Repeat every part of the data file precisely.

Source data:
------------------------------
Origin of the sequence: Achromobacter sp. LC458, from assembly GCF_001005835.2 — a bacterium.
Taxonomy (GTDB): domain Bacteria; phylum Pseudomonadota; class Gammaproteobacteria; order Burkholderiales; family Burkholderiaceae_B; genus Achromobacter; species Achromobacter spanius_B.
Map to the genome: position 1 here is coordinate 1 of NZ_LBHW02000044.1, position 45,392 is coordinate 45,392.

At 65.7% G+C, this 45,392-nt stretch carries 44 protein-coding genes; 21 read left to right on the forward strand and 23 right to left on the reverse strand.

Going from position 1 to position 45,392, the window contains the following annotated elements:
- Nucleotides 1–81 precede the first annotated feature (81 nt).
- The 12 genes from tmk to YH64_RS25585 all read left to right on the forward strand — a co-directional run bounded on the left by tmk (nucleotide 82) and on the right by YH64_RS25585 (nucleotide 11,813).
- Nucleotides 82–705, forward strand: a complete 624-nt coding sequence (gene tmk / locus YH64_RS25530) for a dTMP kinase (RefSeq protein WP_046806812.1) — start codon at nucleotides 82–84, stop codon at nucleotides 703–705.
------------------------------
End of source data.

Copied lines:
Origin of the sequence: Achromobacter sp. LC458, from assembly GCF_001005835.2 — a bacterium.
Taxonomy (GTDB): domain Bacteria; phylum Pseudomonadota; class Gammaproteobacteria; order Burkholderiales; family Burkholderiaceae_B; genus Achromobacter; species Achromobacter spanius_B.
Map to the genome: position 1 here is coordinate 1 of NZ_LBHW02000044.1, position 45,392 is coordinate 45,392.

At 65.7% G+C, this 45,392-nt stretch carries 44 protein-coding genes; 21 read left to right on the forward strand and 23 right to left on the reverse strand.

Going from position 1 to position 45,392, the window contains the following annotated elements:
- Nucleotides 1–81 precede the first annotated feature (81 nt).
- The 12 genes from tmk to YH64_RS25585 all read left to right on the forward strand — a co-directional run bounded on the left by tmk (nucleotide 82) and on the right by YH64_RS25585 (nucleotide 11,813).
- Nucleotides 82–705, forward strand: a complete 624-nt coding sequence (gene tmk / locus YH64_RS25530) for a dTMP kinase (RefSeq protein WP_046806812.1) — start codon at nucleotides 82–84, stop codon at nucleotides 703–705.